Authors of a commission into the state of the global AIDS epidemic warn policy makers and researchers to do a better job of collaborating if we're to have a hope of meeting targets.
More concerning still is their prediction that persistence of high HIV rates in many populations could spark a resurgence, and current funding and practices just aren't up to the challenge of dealing with it.
A Lancet Commission led by the International AIDS Society has published a report combining the expertise of more than 40 experts from around the globe, providing a snapshot of where we're currently at with one of history's most notorious epidemics.
And the news could be better. A lot better.
It's been roughly 40 years since acquired immunodeficiency syndrome – or AIDS – made the leap from being a rare and obscure illness to the start of a global pandemic.
Progress in prevention and treatments has been hampered by its stigma as a disease associated with vice, and in spite of a pharmacopeia of life-prolonging drugs and prophylactics, we still don't have an effective vaccine.
Based on figures collected between 2015 and 2016, just under 40 million people worldwide are infected with the virus, with 2 million newly diagnosed in 2016 alone.
Tragically, more than 35 million people have succumbed to the virus's debilitating effects on the immune system, a number that rises in spite of treatments that keep the virus's progress under control.
Thankfully, the rate of new infections is dropping. But for the Joint United Nations Programme on HIV/AIDS (UNAIDS), the decline is not fast enough. Right now its target is to see just 500,000 new cases per year by 2020, with an end goal of a complete eradication by 2030.
"The HIV pandemic is not on track to end," says the report.
The commission points the finger at complacency that "may have hastened the weakening of global resolve to combat HIV."
Putting it another way, the fear has died down and the drive to solve the crisis has waned.
"Global health is beginning to falter as democracy, civil society, and human rights deteriorate in many countries, and as development assistance for health has stalled," says lead commissioner and president of the International AIDS Society, Linda-Gail Bekker.
In some ways, the age old problem of AIDS as a stigmatised condition is still responsible.
Just under half of all new infections occur in people from marginalised groups, such as gay and bisexual men and intravenous drug users, and healthcare systems often struggle to reach and engage with these communities.
In sub-Saharan Africa, HIV infection rates peak in adolescent girls. There, AIDS is the fourth highest cause of death for young women.
Reaching young and diverse demographics with advice they trust is a challenge. The commission warns as the population gets older, we could see a resurgence in the number of new infections. Added to that is a rise in other complications.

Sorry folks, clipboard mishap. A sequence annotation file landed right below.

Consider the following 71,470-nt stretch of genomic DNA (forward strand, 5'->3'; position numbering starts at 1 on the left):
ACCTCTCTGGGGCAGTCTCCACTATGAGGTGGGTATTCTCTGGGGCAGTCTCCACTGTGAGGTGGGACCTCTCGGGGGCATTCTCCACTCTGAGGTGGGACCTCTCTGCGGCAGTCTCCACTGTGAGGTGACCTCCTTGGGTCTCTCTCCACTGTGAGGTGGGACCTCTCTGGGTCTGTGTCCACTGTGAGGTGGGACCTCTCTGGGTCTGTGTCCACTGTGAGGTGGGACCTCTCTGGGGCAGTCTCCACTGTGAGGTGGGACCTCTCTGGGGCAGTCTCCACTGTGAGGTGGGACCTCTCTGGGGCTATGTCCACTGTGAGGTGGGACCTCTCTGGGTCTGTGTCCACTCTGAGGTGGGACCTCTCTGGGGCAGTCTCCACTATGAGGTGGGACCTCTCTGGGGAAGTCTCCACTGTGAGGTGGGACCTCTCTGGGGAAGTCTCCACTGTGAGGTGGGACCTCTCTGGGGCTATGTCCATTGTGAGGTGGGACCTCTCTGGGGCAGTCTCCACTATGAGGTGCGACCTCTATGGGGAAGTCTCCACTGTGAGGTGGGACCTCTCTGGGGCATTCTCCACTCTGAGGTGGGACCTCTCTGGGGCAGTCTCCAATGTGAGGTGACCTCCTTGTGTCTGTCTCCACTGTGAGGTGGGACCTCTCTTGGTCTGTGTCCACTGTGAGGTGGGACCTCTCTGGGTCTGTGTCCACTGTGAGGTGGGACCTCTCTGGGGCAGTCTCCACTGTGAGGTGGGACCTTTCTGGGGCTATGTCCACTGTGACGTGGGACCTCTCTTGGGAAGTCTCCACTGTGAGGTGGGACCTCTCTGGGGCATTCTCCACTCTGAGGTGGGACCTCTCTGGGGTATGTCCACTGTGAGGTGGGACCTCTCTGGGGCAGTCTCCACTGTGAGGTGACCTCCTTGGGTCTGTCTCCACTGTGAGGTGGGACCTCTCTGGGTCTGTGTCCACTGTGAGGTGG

Between 2012 and 2016, the number of people over the age of 50 living with HIV jumped by more than a third. Where communicable diseases were once the big problem, anti-retroviral therapies have extended the life of those living with HIV to the extent that other health conditions become a concern.
Recent research has found that HIV puts people at more than double the risk of cardiovascular disease, for example.
To meet these changes in the future and have a hope of meeting the UNAIDS targets, the commission suggests we need to step beyond what they refer to as an 'exceptionalist' approach.
In the past, funding and programs have targeted HIV in isolation.
While this has no doubt proven useful in cutting the rates of infection, the commission refers to models that demonstrate there is a greater benefit in combining HIV testing and treatment with other health services, such as screening for diabetes.
HIV funding has flat-lined in recent years, falling well short of the some US$26 billion estimated as necessary to meet targets.
Finding new ways to pool efforts and develop new strategies is vital if we're to finally see an end to the AIDS pandemic, something that might only be possible if we develop and successfully distribute an effective vaccine.
"The HIV response and the broader global health field must work together," says Bekker.
"Despite the remarkable progress of the HIV response, the situation has stagnated in the past decade. Reinvigorating this work will be demanding, but the future health and wellbeing of millions of people require that we meet this challenge."
The commission's report has been published in The Lancet.